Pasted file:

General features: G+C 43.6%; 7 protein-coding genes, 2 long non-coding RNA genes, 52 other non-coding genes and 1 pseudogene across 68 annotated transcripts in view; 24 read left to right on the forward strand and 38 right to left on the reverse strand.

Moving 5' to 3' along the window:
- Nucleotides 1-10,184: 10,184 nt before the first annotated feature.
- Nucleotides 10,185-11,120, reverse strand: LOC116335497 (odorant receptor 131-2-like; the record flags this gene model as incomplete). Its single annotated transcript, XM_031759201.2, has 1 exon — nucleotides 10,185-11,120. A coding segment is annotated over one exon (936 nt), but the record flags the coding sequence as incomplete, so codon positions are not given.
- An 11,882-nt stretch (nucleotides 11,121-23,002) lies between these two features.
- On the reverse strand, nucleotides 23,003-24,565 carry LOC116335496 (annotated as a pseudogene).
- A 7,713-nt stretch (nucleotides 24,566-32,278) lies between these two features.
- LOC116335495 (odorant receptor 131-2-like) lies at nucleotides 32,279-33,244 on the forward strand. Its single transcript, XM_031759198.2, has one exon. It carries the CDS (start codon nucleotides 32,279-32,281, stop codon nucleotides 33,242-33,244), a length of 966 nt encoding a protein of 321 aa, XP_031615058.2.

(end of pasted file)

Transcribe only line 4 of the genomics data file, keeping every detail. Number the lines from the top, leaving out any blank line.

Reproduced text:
- Nucleotides 10,185-11,120, reverse strand: LOC116335497 (odorant receptor 131-2-like; the record flags this gene model as incomplete). Its single annotated transcript, XM_031759201.2, has 1 exon — nucleotides 10,185-11,120. A coding segment is annotated over one exon (936 nt), but the record flags the coding sequence as incomplete, so codon positions are not given.